It is common for athletes in weight category sports to try to gain a theoretical advantage by competing in weight divisions that are lower than their day-to-day body mass (BM). Weight loss is achieved not only through chronic strategies (body fat losses) but also through acute manipulations prior to weigh-in (“making weight”). Both have performance implications. In this review we focus on Olympic combat sports, noting that the varied nature of regulations surrounding the weigh-in procedures, weight requirements and recovery opportunities among these sports provide opportunity for a wider discussion of factors that can be applied to other weight category sports. We summarise previous literature that has examined the performance effects of “weight making” practices before investigating the physiological nature of these BM losses. Practical recommendations in the form of a decision tree are provided to guide the achievement of acute BM loss while minimising performance decrements.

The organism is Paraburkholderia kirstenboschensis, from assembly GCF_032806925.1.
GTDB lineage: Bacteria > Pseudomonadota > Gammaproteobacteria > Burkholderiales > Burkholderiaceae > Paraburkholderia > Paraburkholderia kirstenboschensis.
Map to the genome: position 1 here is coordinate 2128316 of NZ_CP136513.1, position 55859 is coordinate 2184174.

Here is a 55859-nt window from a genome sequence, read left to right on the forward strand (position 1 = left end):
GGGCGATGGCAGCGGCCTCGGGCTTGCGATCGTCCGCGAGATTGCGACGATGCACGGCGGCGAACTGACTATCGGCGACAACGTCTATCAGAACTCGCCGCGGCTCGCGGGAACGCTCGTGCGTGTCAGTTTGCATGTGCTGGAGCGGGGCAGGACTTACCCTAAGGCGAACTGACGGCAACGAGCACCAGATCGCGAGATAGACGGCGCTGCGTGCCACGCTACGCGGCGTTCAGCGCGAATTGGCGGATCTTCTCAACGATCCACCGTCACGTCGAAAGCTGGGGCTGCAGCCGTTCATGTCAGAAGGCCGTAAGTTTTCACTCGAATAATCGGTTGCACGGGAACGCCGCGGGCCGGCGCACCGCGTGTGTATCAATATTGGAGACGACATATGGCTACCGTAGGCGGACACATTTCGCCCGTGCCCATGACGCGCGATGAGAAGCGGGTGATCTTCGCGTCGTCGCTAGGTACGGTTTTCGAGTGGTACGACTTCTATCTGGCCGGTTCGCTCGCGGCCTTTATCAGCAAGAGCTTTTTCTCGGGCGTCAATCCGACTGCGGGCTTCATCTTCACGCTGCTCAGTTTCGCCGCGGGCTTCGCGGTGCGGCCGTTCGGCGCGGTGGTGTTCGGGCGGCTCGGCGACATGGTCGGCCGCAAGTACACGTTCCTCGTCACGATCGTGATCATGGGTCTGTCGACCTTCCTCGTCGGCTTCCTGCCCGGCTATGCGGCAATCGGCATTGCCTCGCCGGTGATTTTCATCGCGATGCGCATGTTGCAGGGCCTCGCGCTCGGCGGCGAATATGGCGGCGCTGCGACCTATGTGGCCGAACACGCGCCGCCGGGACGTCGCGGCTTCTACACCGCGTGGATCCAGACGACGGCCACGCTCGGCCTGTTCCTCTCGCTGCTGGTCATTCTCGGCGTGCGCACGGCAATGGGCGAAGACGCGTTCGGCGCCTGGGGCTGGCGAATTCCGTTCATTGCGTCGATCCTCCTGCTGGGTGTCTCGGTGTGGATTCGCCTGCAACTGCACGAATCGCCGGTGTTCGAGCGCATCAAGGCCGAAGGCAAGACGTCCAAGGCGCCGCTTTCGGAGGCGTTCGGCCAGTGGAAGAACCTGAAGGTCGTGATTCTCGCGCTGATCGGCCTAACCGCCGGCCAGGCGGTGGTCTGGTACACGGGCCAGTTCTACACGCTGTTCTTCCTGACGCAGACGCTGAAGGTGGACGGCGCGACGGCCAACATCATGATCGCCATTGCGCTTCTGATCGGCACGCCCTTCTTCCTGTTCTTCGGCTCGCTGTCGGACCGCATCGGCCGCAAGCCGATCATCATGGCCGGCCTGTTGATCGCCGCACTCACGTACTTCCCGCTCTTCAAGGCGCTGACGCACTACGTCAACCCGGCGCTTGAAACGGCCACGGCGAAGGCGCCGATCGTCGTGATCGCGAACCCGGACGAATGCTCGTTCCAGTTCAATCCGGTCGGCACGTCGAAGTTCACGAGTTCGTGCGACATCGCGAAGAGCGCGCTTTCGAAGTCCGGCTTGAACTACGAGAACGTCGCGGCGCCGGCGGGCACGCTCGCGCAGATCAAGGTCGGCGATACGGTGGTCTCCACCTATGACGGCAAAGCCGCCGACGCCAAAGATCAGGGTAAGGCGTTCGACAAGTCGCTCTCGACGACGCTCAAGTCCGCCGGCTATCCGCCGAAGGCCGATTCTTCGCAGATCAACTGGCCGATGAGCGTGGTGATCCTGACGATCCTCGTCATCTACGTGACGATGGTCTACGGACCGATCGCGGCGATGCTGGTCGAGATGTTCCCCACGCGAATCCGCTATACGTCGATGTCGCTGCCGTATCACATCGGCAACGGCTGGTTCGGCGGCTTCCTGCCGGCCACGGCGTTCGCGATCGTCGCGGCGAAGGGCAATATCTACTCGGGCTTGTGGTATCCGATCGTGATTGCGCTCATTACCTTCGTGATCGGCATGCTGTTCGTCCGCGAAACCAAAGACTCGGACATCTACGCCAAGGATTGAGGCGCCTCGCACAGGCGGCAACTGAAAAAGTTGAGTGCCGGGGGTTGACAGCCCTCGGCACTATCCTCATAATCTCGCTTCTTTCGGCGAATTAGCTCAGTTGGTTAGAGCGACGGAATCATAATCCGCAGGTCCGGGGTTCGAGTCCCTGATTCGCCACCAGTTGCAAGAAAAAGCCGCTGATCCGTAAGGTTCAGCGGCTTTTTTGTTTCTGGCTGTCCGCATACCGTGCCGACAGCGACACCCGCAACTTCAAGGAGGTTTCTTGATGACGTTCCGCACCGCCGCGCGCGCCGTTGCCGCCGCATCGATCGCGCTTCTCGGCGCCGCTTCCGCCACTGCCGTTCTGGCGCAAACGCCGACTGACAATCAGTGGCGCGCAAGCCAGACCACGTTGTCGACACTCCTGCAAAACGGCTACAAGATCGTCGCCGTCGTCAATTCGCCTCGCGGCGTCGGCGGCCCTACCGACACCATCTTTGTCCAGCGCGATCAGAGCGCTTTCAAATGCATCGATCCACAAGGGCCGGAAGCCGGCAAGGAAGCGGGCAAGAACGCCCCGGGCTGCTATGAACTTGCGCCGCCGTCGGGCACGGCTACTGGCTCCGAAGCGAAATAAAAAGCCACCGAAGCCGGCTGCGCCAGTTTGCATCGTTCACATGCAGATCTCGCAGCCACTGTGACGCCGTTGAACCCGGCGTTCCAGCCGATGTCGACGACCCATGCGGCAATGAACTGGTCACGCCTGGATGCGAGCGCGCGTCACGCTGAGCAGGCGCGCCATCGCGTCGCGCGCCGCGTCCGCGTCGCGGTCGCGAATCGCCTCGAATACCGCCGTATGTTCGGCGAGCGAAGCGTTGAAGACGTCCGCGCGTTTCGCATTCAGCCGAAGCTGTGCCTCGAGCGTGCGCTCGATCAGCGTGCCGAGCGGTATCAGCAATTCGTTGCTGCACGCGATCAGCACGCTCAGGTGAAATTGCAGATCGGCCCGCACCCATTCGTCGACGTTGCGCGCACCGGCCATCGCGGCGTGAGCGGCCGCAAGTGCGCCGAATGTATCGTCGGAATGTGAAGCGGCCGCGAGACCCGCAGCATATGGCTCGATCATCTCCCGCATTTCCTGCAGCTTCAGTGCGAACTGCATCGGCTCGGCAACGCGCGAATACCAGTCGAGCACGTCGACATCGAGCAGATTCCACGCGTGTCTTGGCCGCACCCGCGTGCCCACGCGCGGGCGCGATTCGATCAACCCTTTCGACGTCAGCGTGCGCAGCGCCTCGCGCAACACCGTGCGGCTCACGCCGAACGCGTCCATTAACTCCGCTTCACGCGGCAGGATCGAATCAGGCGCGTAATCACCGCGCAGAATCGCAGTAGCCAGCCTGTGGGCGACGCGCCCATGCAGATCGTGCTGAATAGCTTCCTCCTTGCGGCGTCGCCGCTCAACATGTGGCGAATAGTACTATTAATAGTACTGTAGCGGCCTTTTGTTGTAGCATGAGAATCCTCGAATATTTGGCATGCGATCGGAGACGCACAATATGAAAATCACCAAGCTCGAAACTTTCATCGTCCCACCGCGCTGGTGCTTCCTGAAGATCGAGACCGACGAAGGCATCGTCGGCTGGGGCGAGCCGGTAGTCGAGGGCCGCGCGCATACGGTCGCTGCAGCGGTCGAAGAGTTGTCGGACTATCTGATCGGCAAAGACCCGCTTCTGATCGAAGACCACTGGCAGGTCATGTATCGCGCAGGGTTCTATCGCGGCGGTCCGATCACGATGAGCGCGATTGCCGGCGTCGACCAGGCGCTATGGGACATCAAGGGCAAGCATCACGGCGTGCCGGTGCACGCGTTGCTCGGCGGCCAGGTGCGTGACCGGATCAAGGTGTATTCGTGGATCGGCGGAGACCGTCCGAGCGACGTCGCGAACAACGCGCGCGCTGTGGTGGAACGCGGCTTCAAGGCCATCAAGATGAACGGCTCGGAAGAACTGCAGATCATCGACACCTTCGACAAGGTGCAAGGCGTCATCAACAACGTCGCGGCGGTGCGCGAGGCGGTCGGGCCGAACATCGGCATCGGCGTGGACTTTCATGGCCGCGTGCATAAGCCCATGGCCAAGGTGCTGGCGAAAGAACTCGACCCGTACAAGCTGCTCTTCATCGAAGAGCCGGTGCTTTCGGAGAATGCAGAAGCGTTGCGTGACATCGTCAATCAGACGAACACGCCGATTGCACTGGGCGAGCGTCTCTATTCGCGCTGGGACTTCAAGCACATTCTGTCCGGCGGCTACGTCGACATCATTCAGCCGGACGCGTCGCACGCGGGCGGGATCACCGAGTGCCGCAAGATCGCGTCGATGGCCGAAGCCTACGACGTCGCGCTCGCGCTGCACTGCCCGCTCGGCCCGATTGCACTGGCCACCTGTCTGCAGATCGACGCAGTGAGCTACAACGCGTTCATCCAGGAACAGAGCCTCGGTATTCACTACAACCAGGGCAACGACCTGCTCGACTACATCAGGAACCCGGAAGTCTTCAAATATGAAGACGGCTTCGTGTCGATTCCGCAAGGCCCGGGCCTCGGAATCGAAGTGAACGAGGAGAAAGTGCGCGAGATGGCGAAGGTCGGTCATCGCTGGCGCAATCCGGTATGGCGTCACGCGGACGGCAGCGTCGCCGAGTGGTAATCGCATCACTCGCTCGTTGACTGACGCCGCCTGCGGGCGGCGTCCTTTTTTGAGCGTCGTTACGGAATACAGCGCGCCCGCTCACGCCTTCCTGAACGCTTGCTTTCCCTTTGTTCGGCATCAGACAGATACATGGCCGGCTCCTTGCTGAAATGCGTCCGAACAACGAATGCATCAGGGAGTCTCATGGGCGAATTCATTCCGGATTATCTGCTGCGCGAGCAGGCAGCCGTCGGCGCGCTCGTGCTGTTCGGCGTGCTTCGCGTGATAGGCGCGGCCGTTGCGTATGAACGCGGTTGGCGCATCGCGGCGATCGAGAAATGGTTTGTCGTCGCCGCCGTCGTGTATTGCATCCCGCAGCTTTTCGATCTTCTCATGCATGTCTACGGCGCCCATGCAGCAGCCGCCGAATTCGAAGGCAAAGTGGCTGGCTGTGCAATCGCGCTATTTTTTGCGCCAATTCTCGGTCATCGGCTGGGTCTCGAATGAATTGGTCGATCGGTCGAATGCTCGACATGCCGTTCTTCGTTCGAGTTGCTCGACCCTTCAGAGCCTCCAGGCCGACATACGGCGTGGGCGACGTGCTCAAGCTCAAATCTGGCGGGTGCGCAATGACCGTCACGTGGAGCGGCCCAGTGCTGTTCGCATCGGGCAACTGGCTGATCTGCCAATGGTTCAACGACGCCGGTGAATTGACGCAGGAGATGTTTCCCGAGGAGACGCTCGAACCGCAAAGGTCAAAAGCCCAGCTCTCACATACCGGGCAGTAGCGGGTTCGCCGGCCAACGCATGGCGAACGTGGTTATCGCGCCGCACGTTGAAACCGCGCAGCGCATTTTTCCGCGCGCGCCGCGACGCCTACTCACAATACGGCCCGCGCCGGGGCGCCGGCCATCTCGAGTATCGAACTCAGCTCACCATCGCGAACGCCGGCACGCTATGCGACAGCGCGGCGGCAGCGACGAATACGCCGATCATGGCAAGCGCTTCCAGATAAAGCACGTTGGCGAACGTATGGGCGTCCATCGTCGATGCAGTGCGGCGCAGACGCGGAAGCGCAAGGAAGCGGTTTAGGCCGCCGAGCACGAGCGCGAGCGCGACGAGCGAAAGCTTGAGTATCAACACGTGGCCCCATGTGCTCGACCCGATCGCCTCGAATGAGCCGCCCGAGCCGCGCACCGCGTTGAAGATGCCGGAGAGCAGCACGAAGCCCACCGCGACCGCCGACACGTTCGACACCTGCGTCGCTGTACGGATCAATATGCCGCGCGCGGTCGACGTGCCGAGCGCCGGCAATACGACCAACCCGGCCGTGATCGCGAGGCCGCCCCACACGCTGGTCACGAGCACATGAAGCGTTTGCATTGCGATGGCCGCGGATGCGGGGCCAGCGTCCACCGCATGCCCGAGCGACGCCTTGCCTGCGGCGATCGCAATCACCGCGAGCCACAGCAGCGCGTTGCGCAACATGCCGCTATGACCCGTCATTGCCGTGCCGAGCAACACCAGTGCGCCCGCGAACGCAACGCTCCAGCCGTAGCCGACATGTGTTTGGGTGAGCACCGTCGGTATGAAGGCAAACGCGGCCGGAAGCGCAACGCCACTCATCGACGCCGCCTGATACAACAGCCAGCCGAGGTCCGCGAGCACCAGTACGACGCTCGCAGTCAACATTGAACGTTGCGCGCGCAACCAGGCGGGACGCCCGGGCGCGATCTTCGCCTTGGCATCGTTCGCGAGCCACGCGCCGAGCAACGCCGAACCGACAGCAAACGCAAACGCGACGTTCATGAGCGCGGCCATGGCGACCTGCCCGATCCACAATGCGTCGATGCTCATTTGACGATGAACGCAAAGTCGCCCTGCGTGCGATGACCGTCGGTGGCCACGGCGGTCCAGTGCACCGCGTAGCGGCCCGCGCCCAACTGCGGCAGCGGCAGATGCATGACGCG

International Journal of Sports Physiology and Performance / Vol. Article in press